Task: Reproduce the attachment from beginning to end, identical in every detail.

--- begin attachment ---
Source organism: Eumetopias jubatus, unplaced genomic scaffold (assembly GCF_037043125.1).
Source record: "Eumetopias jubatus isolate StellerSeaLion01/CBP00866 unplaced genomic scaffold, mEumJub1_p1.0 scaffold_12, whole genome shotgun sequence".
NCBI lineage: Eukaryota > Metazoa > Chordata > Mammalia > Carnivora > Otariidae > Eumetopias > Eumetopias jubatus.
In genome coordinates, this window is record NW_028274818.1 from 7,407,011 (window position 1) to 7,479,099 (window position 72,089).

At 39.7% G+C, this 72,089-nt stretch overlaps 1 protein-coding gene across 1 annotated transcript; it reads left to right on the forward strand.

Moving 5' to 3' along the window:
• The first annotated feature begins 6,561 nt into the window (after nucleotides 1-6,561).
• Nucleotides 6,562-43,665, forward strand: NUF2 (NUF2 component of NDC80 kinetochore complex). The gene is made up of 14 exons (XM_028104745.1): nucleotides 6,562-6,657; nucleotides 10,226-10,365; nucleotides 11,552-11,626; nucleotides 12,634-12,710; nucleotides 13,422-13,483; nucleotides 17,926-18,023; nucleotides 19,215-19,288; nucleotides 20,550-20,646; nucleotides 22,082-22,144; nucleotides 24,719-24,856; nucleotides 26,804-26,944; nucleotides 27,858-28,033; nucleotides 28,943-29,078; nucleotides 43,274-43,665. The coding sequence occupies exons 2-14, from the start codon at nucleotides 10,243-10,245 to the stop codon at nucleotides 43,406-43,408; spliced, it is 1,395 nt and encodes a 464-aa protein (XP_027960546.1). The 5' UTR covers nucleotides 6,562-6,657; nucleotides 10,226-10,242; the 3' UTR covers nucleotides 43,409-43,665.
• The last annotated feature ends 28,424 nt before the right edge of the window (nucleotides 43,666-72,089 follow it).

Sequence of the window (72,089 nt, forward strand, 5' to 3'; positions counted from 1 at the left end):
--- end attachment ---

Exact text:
Source organism: Eumetopias jubatus, unplaced genomic scaffold (assembly GCF_037043125.1).
Source record: "Eumetopias jubatus isolate StellerSeaLion01/CBP00866 unplaced genomic scaffold, mEumJub1_p1.0 scaffold_12, whole genome shotgun sequence".
NCBI lineage: Eukaryota > Metazoa > Chordata > Mammalia > Carnivora > Otariidae > Eumetopias > Eumetopias jubatus.
In genome coordinates, this window is record NW_028274818.1 from 7,407,011 (window position 1) to 7,479,099 (window position 72,089).

At 39.7% G+C, this 72,089-nt stretch overlaps 1 protein-coding gene across 1 annotated transcript; it reads left to right on the forward strand.

Moving 5' to 3' along the window:
• The first annotated feature begins 6,561 nt into the window (after nucleotides 1-6,561).
• Nucleotides 6,562-43,665, forward strand: NUF2 (NUF2 component of NDC80 kinetochore complex). The gene is made up of 14 exons (XM_028104745.1): nucleotides 6,562-6,657; nucleotides 10,226-10,365; nucleotides 11,552-11,626; nucleotides 12,634-12,710; nucleotides 13,422-13,483; nucleotides 17,926-18,023; nucleotides 19,215-19,288; nucleotides 20,550-20,646; nucleotides 22,082-22,144; nucleotides 24,719-24,856; nucleotides 26,804-26,944; nucleotides 27,858-28,033; nucleotides 28,943-29,078; nucleotides 43,274-43,665. The coding sequence occupies exons 2-14, from the start codon at nucleotides 10,243-10,245 to the stop codon at nucleotides 43,406-43,408; spliced, it is 1,395 nt and encodes a 464-aa protein (XP_027960546.1). The 5' UTR covers nucleotides 6,562-6,657; nucleotides 10,226-10,242; the 3' UTR covers nucleotides 43,409-43,665.
• The last annotated feature ends 28,424 nt before the right edge of the window (nucleotides 43,666-72,089 follow it).

Sequence of the window (72,089 nt, forward strand, 5' to 3'; positions counted from 1 at the left end):